Government has expressed its strong commitment to combating illicit financial flows arising from money laundering, bribery, corruption, tax evasion and other financial crimes.
The Commissioner-General of the Ghana Revenue Authority (GRA), Mr. Emmanuel Kofi Nti said: "At the political level, I can say that we have the commitment of the Presidency itself. The President and his Vice are committed to fighting corruption and one thing that encourages me most is that I have his support and because of that people are unable to come in and corrupt me."
Mr. Nti was speaking to global tax authorities at a capacity building workshop on countering treaty and transfer pricing abuse in Accra.
The event, organised by the GRA, was aimed at creating the platform for the exchange of ideas on how to find an antidote to transfer pricing abuse which contributes significantly to Illicit Financial Flow (IFFs).
The GRA, Mr. Nti explained, is collaborating with various government agencies including financial intelligence centre, Economic and Organised Crime Office (EOCO), and Criminal Investigations Department (CID) to fight corruption.
"There is great collaboration now and we are sharing a lot of counter corruption ideas," he said.
He explained that some of the measures include building the capacity of staff of the authority to enable them to detect and deal with the abuse of treaties and partnering the (EOCO), anti-corruption agencies and international and regional organisations to trace the sources of revenues and incomes.
Illicit financial flows occur when money is illegally earned, transferred or spent. This money is intended to disappear from any record in the country of origin, and earnings on the stock of illicit financial flows outside of a country generally do not return to the country of origin.
Available data by the United Nations Economic Commission for Africa, states that Africa continent is estimated to be losing more than US$50 billion annually through IFFs.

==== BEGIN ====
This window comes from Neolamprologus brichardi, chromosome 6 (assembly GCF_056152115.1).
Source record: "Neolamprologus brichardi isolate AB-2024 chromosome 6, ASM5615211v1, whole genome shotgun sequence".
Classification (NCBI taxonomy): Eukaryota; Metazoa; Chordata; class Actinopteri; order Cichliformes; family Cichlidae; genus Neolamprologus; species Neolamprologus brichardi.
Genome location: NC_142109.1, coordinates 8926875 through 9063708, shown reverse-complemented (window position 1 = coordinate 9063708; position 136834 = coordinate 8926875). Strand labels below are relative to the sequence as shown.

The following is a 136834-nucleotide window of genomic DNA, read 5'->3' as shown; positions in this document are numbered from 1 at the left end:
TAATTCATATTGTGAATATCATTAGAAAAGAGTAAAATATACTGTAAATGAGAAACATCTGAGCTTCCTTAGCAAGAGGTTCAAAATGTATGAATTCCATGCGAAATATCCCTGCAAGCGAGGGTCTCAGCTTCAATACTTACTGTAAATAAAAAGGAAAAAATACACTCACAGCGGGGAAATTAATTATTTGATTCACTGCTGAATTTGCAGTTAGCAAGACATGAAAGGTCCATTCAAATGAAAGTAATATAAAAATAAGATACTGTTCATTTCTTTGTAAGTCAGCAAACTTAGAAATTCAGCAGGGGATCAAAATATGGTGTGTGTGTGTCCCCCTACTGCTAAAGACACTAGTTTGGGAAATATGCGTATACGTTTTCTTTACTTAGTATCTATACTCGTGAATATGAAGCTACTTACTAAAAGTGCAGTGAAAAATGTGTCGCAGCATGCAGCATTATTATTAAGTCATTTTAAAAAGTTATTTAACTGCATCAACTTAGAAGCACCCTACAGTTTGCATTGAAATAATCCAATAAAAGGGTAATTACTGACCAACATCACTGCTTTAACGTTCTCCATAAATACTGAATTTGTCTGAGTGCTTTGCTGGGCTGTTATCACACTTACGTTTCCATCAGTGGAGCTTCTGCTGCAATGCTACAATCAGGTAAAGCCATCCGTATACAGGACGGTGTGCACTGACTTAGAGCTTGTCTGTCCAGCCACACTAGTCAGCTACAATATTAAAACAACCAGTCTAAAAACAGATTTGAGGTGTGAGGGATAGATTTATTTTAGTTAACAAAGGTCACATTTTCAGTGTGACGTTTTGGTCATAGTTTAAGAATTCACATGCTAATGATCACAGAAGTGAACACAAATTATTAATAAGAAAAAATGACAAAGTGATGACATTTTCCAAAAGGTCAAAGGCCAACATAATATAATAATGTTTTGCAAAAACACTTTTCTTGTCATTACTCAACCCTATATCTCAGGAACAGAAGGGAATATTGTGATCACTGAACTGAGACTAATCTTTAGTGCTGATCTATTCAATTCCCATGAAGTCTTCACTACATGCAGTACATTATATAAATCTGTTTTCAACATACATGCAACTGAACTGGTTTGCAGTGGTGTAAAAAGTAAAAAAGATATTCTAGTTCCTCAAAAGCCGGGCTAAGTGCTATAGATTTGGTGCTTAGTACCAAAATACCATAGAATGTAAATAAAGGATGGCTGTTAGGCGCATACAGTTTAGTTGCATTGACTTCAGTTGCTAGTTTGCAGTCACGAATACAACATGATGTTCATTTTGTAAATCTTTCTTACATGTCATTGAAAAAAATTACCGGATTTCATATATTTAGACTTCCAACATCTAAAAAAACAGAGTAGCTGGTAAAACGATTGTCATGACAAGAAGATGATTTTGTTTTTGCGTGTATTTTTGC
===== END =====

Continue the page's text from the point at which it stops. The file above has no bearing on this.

Although there are no figures to trace as to how much Ghana loses through IFFs, Mr. Nti confirmed that the country is recording some losses.
"I cannot put my finger on the exact amount the country is losing because of lack of data, but we are aware that we are incurring some losses. It's a bit of a challenge for the GRA and that is why we are having this conference to look into the issues and deal with them," he said.
Mr. Nti indicated that finding solutions to the issue of illicit financial flows calls for collaboration between governmental and public institutions, particularly the judiciary, tax administrations, anti-corruption bodies, civil society organisations and businesses, adding that a multi sectorial approach is required to enable African countries find solutions to the problem.
To enable Ghana deal effectively with some of the sources of illicit financial flows, he explained that Parliament passed the Transfer pricing regulation legislative Instrument (LI) 2188 in 2012 based on the repealed Internal Revenue Act 2000, Act 592.
Subsequently, the Ghana Revenue Authority set up the Transfer Pricinfg Unit in 2013. GRA has over the past three years effectively built the capacity of staff of the Transfer Pricing Unit to handle all transfer pricing issues however, complex.